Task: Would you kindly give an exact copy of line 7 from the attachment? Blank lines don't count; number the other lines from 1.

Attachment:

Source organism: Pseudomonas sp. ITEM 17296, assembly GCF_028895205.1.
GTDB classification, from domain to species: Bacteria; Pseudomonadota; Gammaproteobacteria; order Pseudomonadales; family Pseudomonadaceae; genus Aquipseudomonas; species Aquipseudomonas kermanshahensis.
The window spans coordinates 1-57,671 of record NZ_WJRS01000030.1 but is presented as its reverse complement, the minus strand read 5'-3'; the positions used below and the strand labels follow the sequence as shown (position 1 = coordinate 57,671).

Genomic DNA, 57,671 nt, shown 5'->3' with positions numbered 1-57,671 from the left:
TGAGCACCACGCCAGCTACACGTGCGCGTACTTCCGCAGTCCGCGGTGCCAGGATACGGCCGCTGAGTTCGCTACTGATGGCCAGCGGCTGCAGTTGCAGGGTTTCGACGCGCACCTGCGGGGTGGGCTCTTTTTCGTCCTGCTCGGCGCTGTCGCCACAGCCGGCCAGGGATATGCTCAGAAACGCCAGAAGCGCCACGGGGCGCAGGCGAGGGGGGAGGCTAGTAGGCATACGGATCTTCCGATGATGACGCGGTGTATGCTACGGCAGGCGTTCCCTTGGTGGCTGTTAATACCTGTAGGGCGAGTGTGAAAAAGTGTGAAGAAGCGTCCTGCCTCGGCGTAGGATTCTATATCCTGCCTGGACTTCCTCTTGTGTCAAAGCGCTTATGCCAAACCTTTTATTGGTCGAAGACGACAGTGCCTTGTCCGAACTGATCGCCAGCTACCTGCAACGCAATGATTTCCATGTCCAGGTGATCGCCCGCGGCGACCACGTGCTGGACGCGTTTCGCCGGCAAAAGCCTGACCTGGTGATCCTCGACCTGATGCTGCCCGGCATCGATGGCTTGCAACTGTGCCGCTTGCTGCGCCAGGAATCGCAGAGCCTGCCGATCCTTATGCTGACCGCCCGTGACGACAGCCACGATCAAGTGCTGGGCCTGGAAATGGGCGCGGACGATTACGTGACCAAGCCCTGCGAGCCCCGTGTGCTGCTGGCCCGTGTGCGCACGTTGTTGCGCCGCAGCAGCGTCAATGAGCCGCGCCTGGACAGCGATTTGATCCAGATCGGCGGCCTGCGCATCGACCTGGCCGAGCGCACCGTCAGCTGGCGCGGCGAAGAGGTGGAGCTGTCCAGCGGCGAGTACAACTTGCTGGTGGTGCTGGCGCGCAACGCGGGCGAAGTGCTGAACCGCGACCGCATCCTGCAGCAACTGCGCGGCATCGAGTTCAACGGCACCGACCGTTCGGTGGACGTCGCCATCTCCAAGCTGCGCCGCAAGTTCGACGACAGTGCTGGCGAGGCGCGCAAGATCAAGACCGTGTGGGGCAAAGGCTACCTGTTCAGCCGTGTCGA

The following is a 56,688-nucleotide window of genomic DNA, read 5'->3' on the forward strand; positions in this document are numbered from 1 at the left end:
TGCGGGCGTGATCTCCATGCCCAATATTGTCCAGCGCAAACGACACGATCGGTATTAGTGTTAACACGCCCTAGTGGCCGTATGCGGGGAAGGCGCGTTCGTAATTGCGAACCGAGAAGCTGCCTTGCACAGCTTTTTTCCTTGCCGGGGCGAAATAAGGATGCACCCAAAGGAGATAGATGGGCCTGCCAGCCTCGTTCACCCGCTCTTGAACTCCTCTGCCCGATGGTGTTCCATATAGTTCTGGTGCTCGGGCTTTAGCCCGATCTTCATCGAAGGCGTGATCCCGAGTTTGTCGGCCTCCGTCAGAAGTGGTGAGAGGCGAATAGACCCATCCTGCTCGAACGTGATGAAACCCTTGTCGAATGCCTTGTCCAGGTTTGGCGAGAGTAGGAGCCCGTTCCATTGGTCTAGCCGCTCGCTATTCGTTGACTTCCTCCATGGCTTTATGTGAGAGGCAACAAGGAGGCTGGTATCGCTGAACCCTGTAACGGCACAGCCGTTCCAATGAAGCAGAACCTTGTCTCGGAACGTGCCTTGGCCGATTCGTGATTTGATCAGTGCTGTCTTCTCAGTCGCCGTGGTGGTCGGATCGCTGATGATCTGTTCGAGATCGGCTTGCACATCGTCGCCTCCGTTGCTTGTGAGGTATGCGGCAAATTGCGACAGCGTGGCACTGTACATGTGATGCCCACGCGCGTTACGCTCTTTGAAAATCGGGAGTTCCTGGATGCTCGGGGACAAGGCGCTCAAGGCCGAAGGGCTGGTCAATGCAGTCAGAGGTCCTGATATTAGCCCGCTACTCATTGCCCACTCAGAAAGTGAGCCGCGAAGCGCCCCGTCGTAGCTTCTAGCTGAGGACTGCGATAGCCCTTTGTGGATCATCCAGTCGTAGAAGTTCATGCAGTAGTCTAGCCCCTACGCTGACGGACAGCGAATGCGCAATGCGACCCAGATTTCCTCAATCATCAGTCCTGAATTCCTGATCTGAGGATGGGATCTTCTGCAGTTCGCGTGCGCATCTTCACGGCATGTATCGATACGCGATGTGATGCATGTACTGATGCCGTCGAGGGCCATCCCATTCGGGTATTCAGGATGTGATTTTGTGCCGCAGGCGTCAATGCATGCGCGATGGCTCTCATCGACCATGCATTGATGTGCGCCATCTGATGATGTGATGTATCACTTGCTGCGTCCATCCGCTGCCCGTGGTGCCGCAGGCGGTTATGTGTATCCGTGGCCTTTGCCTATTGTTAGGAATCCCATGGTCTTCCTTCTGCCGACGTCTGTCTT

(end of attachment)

TGCGGGCGTGATCTCCATGCCCAATATTGTCCAGCGCAAACGACACGATCGGTATTAGTGTTAACACGCCCTAGTGGCCGTATGCGGGGAAGGCGCGTTCGTAATTGCGAACCGAGAAGCTGCCTTGCACAGCTTTTTTCCTTGCCGGGGCGAAATAAGGATGCACCCAAAGGAGATAGATGGGCCTGCCAGCCTCGTTCACCCGCTCTTGAACTCCTCTGCCCGATGGTGTTCCATATAGTTCTGGTGCTCGGGCTTTAGCCCGATCTTCATCGAAGGCGTGATCCCGAGTTTGTCGGCCTCCGTCAGAAGTGGTGAGAGGCGAATAGACCCATCCTGCTCGAACGTGATGAAACCCTTGTCGAATGCCTTGTCCAGGTTTGGCGAGAGTAGGAGCCCGTTCCATTGGTCTAGCCGCTCGCTATTCGTTGACTTCCTCCATGGCTTTATGTGAGAGGCAACAAGGAGGCTGGTATCGCTGAACCCTGTAACGGCACAGCCGTTCCAATGAAGCAGAACCTTGTCTCGGAACGTGCCTTGGCCGATTCGTGATTTGATCAGTGCTGTCTTCTCAGTCGCCGTGGTGGTCGGATCGCTGATGATCTGTTCGAGATCGGCTTGCACATCGTCGCCTCCGTTGCTTGTGAGGTATGCGGCAAATTGCGACAGCGTGGCACTGTACATGTGATGCCCACGCGCGTTACGCTCTTTGAAAATCGGGAGTTCCTGGATGCTCGGGGACAAGGCGCTCAAGGCCGAAGGGCTGGTCAATGCAGTCAGAGGTCCTGATATTAGCCCGCTACTCATTGCCCACTCAGAAAGTGAGCCGCGAAGCGCCCCGTCGTAGCTTCTAGCTGAGGACTGCGATAGCCCTTTGTGGATCATCCAGTCGTAGAAGTTCATGCAGTAGTCTAGCCCCTACGCTGACGGACAGCGAATGCGCAATGCGACCCAGATTTCCTCAATCATCAGTCCTGAATTCCTGATCTGAGGATGGGATCTTCTGCAGTTCGCGTGCGCATCTTCACGGCATGTATCGATACGCGATGTGATGCATGTACTGATGCCGTCGAGGGCCATCCCATTCGGGTATTCAGGATGTGATTTTGTGCCGCAGGCGTCAATGCATGCGCGATGGCTCTCATCGACCATGCATTGATGTGCGCCATCTGATGATGTGATGTATCACTTGCTGCGTCCATCCGCTGCCCGTGGTGCCGCAGGCGGTTATGTGTATCCGTGGCCTTTGCCTATTGTTAGGAATCCCATGGTCTTCCTTCTGCCGACGTCTGTCTT